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3: Surface Integrals

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    • 3.1: Parametrized Surfaces
      For many applications we will need to use integrals over surfaces. One obvious one is just computing surface areas. Another is computing the rate at which fluid traverses a surface. The first step is to simply specify surfaces carefully.
    • 3.2: Tangent Planes
      If you are confronted with a complicated surface and want to get some idea of what it looks like near a specific point, probably the first thing that you will do is find the plane that best approximates the surface near the point. That is, find the tangent plane to the surface at the point.
    • 3.3: Surface Integrals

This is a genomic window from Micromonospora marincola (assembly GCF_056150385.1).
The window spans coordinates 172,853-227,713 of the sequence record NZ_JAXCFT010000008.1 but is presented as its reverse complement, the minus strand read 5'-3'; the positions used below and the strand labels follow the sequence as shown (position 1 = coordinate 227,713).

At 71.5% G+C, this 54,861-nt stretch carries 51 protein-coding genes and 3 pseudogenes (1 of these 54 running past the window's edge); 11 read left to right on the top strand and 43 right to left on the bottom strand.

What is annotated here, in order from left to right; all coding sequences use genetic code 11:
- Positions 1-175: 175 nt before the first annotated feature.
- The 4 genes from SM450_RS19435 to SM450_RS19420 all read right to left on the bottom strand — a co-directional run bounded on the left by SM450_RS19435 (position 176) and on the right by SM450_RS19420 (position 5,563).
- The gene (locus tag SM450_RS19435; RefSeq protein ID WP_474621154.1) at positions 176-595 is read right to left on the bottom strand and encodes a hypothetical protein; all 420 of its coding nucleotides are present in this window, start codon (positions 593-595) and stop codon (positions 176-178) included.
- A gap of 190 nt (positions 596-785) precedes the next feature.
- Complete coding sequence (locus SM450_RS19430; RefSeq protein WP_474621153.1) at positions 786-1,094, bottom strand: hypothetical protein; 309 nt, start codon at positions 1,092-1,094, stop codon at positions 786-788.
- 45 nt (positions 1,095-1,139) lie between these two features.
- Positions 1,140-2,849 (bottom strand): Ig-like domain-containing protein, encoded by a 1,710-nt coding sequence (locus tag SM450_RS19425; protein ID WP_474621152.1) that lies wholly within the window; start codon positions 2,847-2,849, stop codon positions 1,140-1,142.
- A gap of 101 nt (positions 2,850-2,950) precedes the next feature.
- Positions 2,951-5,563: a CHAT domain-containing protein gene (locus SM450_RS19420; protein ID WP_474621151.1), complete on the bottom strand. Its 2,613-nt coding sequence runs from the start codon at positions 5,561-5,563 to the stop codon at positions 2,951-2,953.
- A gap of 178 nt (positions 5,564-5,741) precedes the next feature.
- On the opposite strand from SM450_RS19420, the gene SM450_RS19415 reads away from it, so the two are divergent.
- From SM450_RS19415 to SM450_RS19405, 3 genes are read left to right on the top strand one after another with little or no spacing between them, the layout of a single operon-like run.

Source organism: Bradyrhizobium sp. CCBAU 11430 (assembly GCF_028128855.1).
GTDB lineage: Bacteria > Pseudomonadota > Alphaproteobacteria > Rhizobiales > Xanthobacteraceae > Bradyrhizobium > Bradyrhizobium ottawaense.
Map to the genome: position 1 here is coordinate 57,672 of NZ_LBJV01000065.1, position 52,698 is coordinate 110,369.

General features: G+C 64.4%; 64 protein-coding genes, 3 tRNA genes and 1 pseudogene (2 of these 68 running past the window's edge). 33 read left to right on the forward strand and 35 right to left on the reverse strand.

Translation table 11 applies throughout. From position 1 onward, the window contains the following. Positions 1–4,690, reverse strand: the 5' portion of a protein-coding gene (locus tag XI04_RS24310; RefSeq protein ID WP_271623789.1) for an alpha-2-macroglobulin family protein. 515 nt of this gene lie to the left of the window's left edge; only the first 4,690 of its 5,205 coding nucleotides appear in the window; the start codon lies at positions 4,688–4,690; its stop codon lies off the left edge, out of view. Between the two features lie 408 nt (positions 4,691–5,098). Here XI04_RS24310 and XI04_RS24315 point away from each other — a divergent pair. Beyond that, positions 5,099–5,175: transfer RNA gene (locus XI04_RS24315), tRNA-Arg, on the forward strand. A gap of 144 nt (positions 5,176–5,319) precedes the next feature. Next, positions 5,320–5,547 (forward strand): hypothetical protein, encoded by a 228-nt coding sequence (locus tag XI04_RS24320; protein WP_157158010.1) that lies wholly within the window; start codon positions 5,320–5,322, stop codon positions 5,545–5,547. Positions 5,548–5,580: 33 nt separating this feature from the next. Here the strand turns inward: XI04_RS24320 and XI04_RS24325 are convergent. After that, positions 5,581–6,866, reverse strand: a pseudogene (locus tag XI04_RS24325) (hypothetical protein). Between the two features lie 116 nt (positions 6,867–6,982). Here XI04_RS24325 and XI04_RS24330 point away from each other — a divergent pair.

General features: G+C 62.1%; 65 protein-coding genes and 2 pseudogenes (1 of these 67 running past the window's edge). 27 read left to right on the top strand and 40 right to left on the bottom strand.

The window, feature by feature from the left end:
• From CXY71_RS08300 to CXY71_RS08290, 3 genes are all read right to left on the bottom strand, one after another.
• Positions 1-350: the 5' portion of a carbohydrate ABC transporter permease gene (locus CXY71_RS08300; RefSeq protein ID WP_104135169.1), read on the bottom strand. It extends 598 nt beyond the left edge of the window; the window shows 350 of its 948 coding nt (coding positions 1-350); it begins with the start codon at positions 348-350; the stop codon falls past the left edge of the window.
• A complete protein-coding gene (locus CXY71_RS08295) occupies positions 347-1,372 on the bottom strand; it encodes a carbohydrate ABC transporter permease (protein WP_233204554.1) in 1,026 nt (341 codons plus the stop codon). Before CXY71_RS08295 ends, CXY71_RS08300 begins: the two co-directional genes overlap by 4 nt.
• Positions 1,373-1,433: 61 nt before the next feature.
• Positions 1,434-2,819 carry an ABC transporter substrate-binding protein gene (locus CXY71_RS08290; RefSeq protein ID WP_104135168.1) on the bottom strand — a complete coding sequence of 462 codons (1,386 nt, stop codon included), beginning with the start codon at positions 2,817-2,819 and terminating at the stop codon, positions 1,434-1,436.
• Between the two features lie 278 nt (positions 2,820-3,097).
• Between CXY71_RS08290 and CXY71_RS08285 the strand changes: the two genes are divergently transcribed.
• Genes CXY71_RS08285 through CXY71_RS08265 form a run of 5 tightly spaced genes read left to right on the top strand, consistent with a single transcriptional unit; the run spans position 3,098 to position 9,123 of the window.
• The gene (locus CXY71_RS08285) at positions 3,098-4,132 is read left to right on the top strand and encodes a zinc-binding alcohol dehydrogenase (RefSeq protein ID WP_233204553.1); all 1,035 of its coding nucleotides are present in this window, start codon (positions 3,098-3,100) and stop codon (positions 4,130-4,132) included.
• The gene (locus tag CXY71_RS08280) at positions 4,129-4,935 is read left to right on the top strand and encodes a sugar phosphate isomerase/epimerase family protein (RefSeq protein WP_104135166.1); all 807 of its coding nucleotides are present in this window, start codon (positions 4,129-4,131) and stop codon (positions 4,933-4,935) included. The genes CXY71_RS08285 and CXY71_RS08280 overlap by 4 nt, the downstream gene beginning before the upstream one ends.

We are now going to define two types of integrals over surfaces.
    • 3.4: Interpretation of Flux Integrals
      We defined, in §3.3, two types of integrals over surfaces. We have seen, in §3.3.4, some applications that lead to integrals of the type \(\iint_S \rho\,\text{d}S\text{.}\) We now look at one application that leads to integrals of the type \(\iint_S \vecs{F} \cdot\hat{\textbf{n}}\,\text{d}S\text{.}\) Recall that integrals of this type are called flux integrals.
    • 3.5: Orientation of Surfaces
      One thing that made the flux integrals of the last section possible is that we could choose sensible unit normal vectors \(\hat{\textbf{n}}\text{.}\) In this section, we explain this more carefully.

    Thumbnail: The total flux through the surface is found by adding up for each patch. In the limit as the patches become infinitesimally small, this is the surface integral. (CC0; Chetvorno via Wikipedia)

    This page titled 3: Surface Integrals is shared under a CC BY-NC-SA 4.0 license and was authored, remixed, and/or curated by Joel Feldman, Andrew Rechnitzer and Elyse Yeager via source content that was edited to the style and standards of the LibreTexts platform; a detailed edit history is available upon request.

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